While the family of Breonna Taylor is insisting that Kentucky Attorney General Daniel Cameron recuse himself from the case, the AG is responding to celebrities like Megan Thee Stallion.
During Meg’s SNL performance of her hit song “Savage,” the Houston rapper paused to make a powerful statement about protecting Black women. She stood with her fist in the air as audio of activist Tamika Mallory criticizing Cameron over the Breonna Taylor decision played on the speakers.
“Daniel Cameron is no different than the sellout negroes that sold our people into slavery,” Mallory said after learning of the grand jury’s decision not to indict any of the three officers involved in Taylor’s death.
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In his second appearance on Fox News within six days, Cameron said today (October 6) on Fox and Friends, “Let me just say that I agree that we need to love and protect our Black women. There’s no question about that. But the fact that someone would get on national television and make disparaging comments about me because I’m simply trying to do my job is disgusting.”
He claimed the performance showed “something that I’ve had to experience because I’m a Black Republican. Because I stand up for truth and justice as opposed to giving in to a mob mentality, and those are the sorts of things that will be hurled at me in this job.”
He continued, “Obviously people preach about being tolerant (you’ve seen a lot of that from ‘the left’ about being tolerant), but what you saw there is inconsistent with tolerance. In fact, it’s her espousing intolerance.”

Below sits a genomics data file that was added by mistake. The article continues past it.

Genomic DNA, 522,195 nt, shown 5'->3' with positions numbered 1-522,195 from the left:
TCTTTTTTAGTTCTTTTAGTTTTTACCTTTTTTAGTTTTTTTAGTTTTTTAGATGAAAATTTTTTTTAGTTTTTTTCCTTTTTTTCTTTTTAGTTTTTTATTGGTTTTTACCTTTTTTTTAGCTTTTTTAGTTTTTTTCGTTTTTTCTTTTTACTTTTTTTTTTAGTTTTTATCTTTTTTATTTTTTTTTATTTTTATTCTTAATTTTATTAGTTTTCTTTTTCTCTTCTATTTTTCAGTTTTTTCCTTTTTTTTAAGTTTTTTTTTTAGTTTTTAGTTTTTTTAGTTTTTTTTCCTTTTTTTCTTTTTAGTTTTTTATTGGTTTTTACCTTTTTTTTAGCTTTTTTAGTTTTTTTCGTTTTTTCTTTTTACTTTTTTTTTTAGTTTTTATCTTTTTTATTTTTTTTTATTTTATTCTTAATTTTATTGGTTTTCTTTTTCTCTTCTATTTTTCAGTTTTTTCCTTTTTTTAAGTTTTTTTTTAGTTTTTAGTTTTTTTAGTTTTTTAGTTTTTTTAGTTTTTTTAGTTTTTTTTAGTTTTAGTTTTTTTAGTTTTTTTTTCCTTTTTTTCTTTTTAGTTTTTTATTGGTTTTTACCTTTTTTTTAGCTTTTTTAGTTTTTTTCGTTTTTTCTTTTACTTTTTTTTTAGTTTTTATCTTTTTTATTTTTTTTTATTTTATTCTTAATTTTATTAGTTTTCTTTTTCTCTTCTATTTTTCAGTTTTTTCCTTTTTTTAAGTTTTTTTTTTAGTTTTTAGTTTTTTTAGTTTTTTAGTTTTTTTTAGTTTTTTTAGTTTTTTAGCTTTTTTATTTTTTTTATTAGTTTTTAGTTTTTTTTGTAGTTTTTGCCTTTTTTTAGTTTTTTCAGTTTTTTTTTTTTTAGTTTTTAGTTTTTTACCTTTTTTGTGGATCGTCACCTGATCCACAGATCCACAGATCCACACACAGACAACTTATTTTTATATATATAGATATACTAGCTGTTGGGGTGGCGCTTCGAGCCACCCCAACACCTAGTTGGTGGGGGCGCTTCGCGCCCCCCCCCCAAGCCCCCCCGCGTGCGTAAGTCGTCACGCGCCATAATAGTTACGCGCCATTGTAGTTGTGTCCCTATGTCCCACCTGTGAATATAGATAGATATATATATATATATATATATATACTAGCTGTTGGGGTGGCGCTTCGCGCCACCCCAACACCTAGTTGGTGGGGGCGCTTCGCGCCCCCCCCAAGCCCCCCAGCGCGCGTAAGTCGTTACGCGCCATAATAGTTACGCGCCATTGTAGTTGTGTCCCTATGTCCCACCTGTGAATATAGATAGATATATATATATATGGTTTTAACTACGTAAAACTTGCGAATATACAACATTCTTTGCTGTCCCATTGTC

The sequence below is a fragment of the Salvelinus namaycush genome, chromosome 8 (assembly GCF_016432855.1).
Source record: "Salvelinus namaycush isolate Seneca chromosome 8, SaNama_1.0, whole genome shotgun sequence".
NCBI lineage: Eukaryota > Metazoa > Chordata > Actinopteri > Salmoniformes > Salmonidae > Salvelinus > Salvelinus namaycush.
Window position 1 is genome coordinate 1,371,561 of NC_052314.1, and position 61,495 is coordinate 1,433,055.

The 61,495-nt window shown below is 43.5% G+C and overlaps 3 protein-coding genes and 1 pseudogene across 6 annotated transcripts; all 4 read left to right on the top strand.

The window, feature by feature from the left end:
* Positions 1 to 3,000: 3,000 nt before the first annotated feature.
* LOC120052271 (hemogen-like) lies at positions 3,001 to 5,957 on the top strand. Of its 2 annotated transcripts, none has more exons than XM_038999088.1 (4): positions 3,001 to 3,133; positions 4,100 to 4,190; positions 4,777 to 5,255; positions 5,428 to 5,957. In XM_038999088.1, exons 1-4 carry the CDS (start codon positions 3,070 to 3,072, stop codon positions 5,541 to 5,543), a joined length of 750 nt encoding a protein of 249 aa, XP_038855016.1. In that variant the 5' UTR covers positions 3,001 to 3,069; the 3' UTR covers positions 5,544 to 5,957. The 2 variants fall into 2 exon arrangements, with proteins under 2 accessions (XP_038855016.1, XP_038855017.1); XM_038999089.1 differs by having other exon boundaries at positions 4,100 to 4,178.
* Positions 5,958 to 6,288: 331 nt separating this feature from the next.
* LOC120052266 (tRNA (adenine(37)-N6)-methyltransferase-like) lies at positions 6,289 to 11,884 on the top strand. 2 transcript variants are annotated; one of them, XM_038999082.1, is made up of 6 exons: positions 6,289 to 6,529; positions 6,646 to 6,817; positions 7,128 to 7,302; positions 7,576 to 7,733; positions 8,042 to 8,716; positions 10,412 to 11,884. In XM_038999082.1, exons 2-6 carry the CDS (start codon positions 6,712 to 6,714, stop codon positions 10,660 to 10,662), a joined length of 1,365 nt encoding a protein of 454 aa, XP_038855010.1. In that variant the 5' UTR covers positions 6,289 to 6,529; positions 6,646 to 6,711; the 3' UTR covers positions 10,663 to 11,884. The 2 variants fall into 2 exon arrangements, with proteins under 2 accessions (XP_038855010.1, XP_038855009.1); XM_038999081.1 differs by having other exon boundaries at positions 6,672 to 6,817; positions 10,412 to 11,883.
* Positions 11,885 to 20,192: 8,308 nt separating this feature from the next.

Cameron did not explain how demanding justice for Taylor was “intolerant.”
The protégé of Kentucky Sen. Mitch McConnell also complained about the attorney for the Taylor family, Benjamin Crump.
“This is the Ben Crump model. He goes into a city, creates a narrative, cherry-picks to prove that narrative, creates chaos in the community, misrepresents the facts, and then he leaves with his money and then asks the community to pick up the pieces,” he alleged. “It is terribly irresponsible on his part to push such narratives, such falsehoods.”
RELATED: Breonna Taylor Case: Grand Jury Charges Just One Officer With Wanton Endangerment
On Sept. 23, a grand jury selected to hear the evidence regarding the police-involved killing of Breonna Taylor returned three counts of “wanton endangerment” in the first degree against former officer Brett Hankinson for firing into another apartment and not her death. A $15,000 cash bond was also attached to those charges. The other two officers, Sgt. John Mattingly and Det. Myles Cosgrove, were not charged in her death either and remain on the force. Hankinson was fired in July.
After midnight on March 13, Hankison, Cosgrove, and Mattingly executed a botched “no-knock” warrant at Taylor’s apartment which she shared with her boyfriend Kenneth Walker. Believing they were intruders; Walker fired his weapon, and gunfire from the officers ensued. The 26-year-old Taylor was struck six times and died. Kentucky attorney general Daniel Cameron claimed the warrant was not a “no-knock” and the police announced themselves prior to entering the apartment.
The police raid found no drugs at Taylor’s apartment. She also was not the target of the investigation. Rather, it was her ex-boyfriend Jamarcus Glover who police were after. Glover had been arrested earlier that same night.
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